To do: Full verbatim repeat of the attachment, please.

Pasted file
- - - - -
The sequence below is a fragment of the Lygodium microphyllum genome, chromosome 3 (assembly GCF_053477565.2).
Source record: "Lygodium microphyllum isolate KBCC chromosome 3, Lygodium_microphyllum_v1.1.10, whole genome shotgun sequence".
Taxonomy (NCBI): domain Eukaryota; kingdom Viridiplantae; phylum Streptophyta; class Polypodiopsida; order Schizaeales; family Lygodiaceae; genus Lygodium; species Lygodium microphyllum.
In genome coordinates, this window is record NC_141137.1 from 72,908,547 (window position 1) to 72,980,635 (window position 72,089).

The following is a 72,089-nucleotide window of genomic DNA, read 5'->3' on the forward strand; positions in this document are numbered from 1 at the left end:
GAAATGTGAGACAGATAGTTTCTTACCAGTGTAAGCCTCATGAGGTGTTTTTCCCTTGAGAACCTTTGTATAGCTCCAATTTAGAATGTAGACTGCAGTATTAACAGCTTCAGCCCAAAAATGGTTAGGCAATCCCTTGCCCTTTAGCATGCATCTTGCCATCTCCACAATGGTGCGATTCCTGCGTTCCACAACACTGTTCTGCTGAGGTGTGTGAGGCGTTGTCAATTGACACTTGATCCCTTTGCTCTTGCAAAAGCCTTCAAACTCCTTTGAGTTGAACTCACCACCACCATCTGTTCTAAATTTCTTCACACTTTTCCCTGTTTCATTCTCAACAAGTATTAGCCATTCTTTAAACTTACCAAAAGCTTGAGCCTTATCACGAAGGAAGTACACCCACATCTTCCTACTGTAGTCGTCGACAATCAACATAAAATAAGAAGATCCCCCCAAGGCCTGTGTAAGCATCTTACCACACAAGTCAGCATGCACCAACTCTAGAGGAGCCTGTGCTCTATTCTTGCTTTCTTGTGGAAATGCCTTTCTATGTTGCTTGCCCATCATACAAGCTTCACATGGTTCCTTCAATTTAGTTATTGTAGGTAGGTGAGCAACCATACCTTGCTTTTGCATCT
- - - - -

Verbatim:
The sequence below is a fragment of the Lygodium microphyllum genome, chromosome 3 (assembly GCF_053477565.2).
Source record: "Lygodium microphyllum isolate KBCC chromosome 3, Lygodium_microphyllum_v1.1.10, whole genome shotgun sequence".
Taxonomy (NCBI): domain Eukaryota; kingdom Viridiplantae; phylum Streptophyta; class Polypodiopsida; order Schizaeales; family Lygodiaceae; genus Lygodium; species Lygodium microphyllum.
In genome coordinates, this window is record NC_141137.1 from 72,908,547 (window position 1) to 72,980,635 (window position 72,089).

The following is a 72,089-nucleotide window of genomic DNA, read 5'->3' on the forward strand; positions in this document are numbered from 1 at the left end:
GAAATGTGAGACAGATAGTTTCTTACCAGTGTAAGCCTCATGAGGTGTTTTTCCCTTGAGAACCTTTGTATAGCTCCAATTTAGAATGTAGACTGCAGTATTAACAGCTTCAGCCCAAAAATGGTTAGGCAATCCCTTGCCCTTTAGCATGCATCTTGCCATCTCCACAATGGTGCGATTCCTGCGTTCCACAACACTGTTCTGCTGAGGTGTGTGAGGCGTTGTCAATTGACACTTGATCCCTTTGCTCTTGCAAAAGCCTTCAAACTCCTTTGAGTTGAACTCACCACCACCATCTGTTCTAAATTTCTTCACACTTTTCCCTGTTTCATTCTCAACAAGTATTAGCCATTCTTTAAACTTACCAAAAGCTTGAGCCTTATCACGAAGGAAGTACACCCACATCTTCCTACTGTAGTCGTCGACAATCAACATAAAATAAGAAGATCCCCCCAAGGCCTGTGTAAGCATCTTACCACACAAGTCAGCATGCACCAACTCTAGAGGAGCCTGTGCTCTATTCTTGCTTTCTTGTGGAAATGCCTTTCTATGTTGCTTGCCCATCATACAAGCTTCACATGGTTCCTTCAATTTAGTTATTGTAGGTAGGTGAGCAACCATACCTTGCTTTTGCATCT